A Welwitschia seed that avoids mold germinates by sending a taproot down rapidly, drilling perhaps a meter in just a few weeks. It’s a life-and-death struggle to find moisture.
Von Willert proposes that rare, wet years keep the population going. In most years, drought and heat kill the seedlings. But the adults keep on producing seeds, and their long lives stretch to include years in which their offspring can win the race to moisture.
The latest dousing of the Namib was in April 2000. Starting a few days after the rain, says Von Willett, “the desert was covered by grass. It was hard to see the Welwitschias. It looked pretty, absolutely pretty.” The lush green lasted a few weeks, but Von Willert could detect the effects on some plants months later.
He has been scouring the area for new signs of Welwitschia. The number of seedlings peaked in December, he reports.
A surprise twist
Another Welwitschia matter took a surprise twist last year after puzzling von Willert off and on for decades.
The shortage of water is the main challenge for desert plants. They can’t seal their tissues completely to hold water because they need to take in carbon dioxide (CO2) for photosynthesis. Many desert plants have no leaves or tiny ones, an economy reducing vulnerable surface areas. But the square meter or so of a Welwitschia plant’s leaf surface gives up about a liter of water a day under the intense desert sun, von Willert says. That large amount of water must be coming from the plant’s exhaustive collection of soil moisture, he notes.
In the late 1970s, a colleague who was studying metabolic tricks that plants use in harsh environments proposed to von Willert that Welwitschia can conserve water by a process called crassulacean acid metabolism, or CAM. A Swiss scientist named N.T. de Saussure proposed the basics of this dodge in 1804.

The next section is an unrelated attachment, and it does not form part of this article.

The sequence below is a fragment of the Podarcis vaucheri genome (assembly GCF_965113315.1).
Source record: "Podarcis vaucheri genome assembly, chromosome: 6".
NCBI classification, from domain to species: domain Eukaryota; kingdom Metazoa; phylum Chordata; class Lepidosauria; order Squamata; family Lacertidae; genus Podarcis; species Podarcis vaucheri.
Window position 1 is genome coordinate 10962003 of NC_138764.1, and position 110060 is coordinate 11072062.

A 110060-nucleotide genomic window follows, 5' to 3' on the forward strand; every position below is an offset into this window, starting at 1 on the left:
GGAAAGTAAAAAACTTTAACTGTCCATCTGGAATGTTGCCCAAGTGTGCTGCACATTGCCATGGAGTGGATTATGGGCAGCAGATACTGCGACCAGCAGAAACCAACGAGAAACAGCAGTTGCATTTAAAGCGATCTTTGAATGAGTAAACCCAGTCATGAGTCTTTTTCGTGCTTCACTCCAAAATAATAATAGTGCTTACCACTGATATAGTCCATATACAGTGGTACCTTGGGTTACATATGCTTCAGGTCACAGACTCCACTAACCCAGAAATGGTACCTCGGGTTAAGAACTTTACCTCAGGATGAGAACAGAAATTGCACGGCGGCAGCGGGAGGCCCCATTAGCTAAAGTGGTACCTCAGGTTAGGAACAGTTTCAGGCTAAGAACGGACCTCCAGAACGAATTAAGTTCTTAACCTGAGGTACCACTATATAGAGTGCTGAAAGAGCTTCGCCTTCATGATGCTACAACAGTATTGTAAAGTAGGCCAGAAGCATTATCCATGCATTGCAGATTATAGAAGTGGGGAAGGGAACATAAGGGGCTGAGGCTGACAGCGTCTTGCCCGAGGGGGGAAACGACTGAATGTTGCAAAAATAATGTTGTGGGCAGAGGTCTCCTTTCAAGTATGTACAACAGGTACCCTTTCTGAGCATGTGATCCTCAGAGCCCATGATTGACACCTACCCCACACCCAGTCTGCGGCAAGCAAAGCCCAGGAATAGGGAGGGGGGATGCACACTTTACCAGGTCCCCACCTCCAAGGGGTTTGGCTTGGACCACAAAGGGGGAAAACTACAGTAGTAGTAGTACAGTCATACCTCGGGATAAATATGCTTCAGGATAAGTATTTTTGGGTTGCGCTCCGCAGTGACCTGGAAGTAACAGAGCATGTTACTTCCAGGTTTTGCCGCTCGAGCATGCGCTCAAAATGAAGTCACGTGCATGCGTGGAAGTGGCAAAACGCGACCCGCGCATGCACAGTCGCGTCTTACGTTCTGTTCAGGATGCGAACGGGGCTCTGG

He bit into a succulent, drought-tolerant plant one morning–just why we don’t know, says von Willert–and found his mouth puckering from the sourness. De Saussure tasted another nibble at the end of the day and found that the sourness was gone. Might some kind of acid have built up in the plant’s leaves during the night and then been expended during the day?
The notion was “absolutely forgotten,” von Willert says. In the mid-20th century though, physiologists realized that in tough times, some plants follow this strategy of building up acid overnight. They open their breathing pores at night, when cooler temperatures cause less of a plant’s precious moisture to escape than it does during the full heat of the day. Vital CO2 wafts into the inner cells of the leaves, but the plant can’t fully process the carbon without light.
The plant solves the dilemma by storing the carbon for photosynthesis after the sun comes up. During the dark hours, plant cells snag the CO2 gas and convert it into crassulacean acid, each molecule of which contains four carbon atoms. This acid builds up in little pockets within cells. When day comes, the breathing pores squeeze shut, and the caches of acid break down, releasing their CO2 for photosynthesis.
Plants can switch to and from the CAM water-saving mode. About half of cactus species can use CAM, and so can many of the orchids and bromeliads that cluster in tree canopies a long way from soil moisture.
To see whether Welwitschia employs CAM, Von Willert monitored day and night acidity in the leaves of a wild Welwitschia. He found no daily cycling in leaf acidity. Later, his research team took a different approach, looking for CO2 uptake during the night. Again, nothing.
A decade ago, Von Willert and his students spent 9 months in the desert monitoring gas exchange and water use by the plants. Again, the data indicated that Welwitschia don’t utilize CAM.